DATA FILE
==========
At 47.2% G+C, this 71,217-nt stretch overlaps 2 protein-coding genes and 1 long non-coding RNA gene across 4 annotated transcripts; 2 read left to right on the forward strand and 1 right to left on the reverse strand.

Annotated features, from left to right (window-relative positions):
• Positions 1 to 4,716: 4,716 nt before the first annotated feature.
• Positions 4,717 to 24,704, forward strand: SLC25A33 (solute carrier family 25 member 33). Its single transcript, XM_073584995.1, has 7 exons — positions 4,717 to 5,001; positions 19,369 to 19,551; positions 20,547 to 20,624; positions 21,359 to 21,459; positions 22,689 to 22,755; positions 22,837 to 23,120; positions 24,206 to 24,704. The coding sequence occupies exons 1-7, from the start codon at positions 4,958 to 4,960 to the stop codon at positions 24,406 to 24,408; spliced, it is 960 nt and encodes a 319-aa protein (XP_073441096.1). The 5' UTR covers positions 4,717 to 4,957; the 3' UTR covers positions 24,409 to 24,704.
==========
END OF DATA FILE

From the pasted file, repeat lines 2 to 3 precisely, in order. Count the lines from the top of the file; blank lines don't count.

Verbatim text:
Annotated features, from left to right (window-relative positions):
• Positions 1 to 4,716: 4,716 nt before the first annotated feature.